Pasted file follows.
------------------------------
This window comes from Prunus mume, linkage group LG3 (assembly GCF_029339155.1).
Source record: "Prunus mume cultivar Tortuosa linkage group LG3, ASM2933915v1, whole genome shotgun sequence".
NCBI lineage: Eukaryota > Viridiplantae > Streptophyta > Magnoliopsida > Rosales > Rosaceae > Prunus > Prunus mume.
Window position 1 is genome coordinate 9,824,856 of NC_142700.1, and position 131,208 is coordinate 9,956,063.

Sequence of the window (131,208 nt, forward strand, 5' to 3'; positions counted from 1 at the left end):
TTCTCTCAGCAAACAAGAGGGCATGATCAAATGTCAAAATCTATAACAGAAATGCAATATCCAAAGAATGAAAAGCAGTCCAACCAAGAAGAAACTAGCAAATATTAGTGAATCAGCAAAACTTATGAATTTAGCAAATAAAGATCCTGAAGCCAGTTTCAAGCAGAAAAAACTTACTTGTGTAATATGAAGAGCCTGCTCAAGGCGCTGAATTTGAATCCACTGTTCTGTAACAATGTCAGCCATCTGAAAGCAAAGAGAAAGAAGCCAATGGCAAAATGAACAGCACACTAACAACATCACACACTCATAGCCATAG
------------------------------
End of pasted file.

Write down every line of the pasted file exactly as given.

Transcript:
This window comes from Prunus mume, linkage group LG3 (assembly GCF_029339155.1).
Source record: "Prunus mume cultivar Tortuosa linkage group LG3, ASM2933915v1, whole genome shotgun sequence".
NCBI lineage: Eukaryota > Viridiplantae > Streptophyta > Magnoliopsida > Rosales > Rosaceae > Prunus > Prunus mume.
Window position 1 is genome coordinate 9,824,856 of NC_142700.1, and position 131,208 is coordinate 9,956,063.

Sequence of the window (131,208 nt, forward strand, 5' to 3'; positions counted from 1 at the left end):
TTCTCTCAGCAAACAAGAGGGCATGATCAAATGTCAAAATCTATAACAGAAATGCAATATCCAAAGAATGAAAAGCAGTCCAACCAAGAAGAAACTAGCAAATATTAGTGAATCAGCAAAACTTATGAATTTAGCAAATAAAGATCCTGAAGCCAGTTTCAAGCAGAAAAAACTTACTTGTGTAATATGAAGAGCCTGCTCAAGGCGCTGAATTTGAATCCACTGTTCTGTAACAATGTCAGCCATCTGAAAGCAAAGAGAAAGAAGCCAATGGCAAAATGAACAGCACACTAACAACATCACACACTCATAGCCATAG